I’ve said this before, but pricing for wedding photographers is often shrouded in secrecy. For many of us, it can be hard to put a price on our own work. I wrote an article last year about not overcharging if you’re just getting started with wedding photography. If this is your first year or two of being a wedding photographer, I suggest you give it a read. I make some good arguments to why it might be smart to charge less when you’re new and how it might help you vs. hurt you. For the more seasoned wedding photographers, this article is for you; if you aren’t doing so already, it’s time you start charging what you’re really worth.
Realizing My Value
At the end of every year, I take a cold hard look at my businesses financial numbers from that entire year. For me, last year was not only my first year as a full-time photographer, but also my most successful year financially after almost four years in business. It’s at this time of year that I look at what I’m charging and tend to make changes based on where I need/want to be for the following year. Each year, I made minor increases to my rates, a few hundred dollars or less, but nothing drastic. Going into this year, it was time for a major change.
I decided to make a major increase in my rates because I finally saw my own value. I stopped worrying about what the competition was charging and started charging what I feel I’m worth. I realized that my work is good and getting better every day. Last year was the first year I started to feel really good about the work I was producing. I realized that I’m more of a wedding expert than I was before. I find myself helping my couples plan more of their day than just the photography, and a lot of the wedding photographers I know do the same.
Finally, I realized I’m very vested in my clients and try to go the extra mile to provide not only wedding images they love, but more importantly, creating a wonderful client experience from start to finish in terms of phone calls, planning meetings, and countless emails to help wherever I can.
After realizing all of the value I bring to the table for a client, and looking at where I needed to be financially at the end of this year, I increased my prices significantly. I’m not going to lie, I was nervous about going up in price, but for the first time in four years, I feel really good about my prices and where my business is headed. Truth be told, I’m receiving more inquires and bookings this year than ever before.
Realizing Your Value
Photographers are often dissatisfied with their work, if not all the time. People compliment our work and clients are hiring us, yet we still see where we could have improved on an image or an entire job for that matter. I can never figure out why we are so darn hard on ourselves; maybe it’s just in our DNA as a creative. All too often, I feel that we let our self-doubt about our images cloud our judgment in terms of pricing ourselves accordingly based on our overall value. The reality is that in wedding photography, the combination of the overall experience we provide a client along with the quality of our work, should help to dictate the rates we charge.
Let’s be real, most wedding clients know very little about weddings, and even less about wedding photography. If you have been in the game for a while, you have the opportunity to help your clients not only understand the process of planning a wedding, but also helping them with other facets of their wedding. This is one area that I pride myself in when it comes to the value I bring to the table for my clients. I make myself available to my clients to talk about anything wedding related and they love it. I’m there for them, no matter what, plain and simple. You are probably the same if you’re a successful wedding photographer.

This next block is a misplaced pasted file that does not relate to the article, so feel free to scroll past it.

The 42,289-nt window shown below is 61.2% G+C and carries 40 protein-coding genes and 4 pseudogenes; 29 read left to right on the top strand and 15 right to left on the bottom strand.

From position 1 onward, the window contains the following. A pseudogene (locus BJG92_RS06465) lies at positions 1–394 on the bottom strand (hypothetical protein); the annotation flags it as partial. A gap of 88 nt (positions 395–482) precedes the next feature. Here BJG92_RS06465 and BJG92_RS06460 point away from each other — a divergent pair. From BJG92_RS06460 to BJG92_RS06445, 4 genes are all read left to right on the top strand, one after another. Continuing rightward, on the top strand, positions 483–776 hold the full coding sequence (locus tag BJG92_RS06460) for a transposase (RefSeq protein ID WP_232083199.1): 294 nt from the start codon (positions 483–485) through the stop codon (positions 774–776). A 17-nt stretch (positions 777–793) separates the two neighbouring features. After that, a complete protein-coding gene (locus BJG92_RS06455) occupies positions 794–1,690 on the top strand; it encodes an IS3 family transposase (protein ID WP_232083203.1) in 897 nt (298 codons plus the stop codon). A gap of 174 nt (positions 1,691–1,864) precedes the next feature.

I’m constantly helping my clients nail down the final details of their wedding day during our final in person dinner a few weeks before their wedding. Many of my clients know they can trust my judgment when it comes to making the day move smoothly and as an added bonus, I’m better prepared once their wedding day comes.
Not only do we help our couples nail down wedding plans, we also know how to pose, direct, communicate, and make our clients feel great on their wedding day. Sometimes we have to help bustle the bride’s dress, help the groom tie his tie, and a slew of other things that pop up throughout the day. I could go on and on about all the little things that don’t have anything to do with photography which help me create a great experience for my clients. The proof is in the pudding. Many times when someone refers us to a new couple, they say they love our work, but more so they loved the way we treated them and their families during the planning process and wedding day. This is all value, and so many times I see us not adjusting our prices to reflect this! Why should you not be charging more? You probably can’t give me a good answer, because once I took a step back and looked at the whole picture, I couldn’t answer the question for myself.
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It’s impossible for me to give you hard prices to charge for your photography. My hopes are that you know what to charge to live life, run your business, and be profitable, and those numbers differ immensely from photographer to photographer, market to market. Once you do know those numbers, increasing your prices based on your value is up to you.
You might choose not to increase your prices, or you might add a hundred dollars or a few thousand dollars to your rates. It all depends on what you’re comfortable with. I’m not talking about inflating your prices for no reason at all. You need to be able to sell your value to potential clients. I challenge you to sit back, reflect, and consider raising your rates, because even though you might not believe it, you’re probably worth it.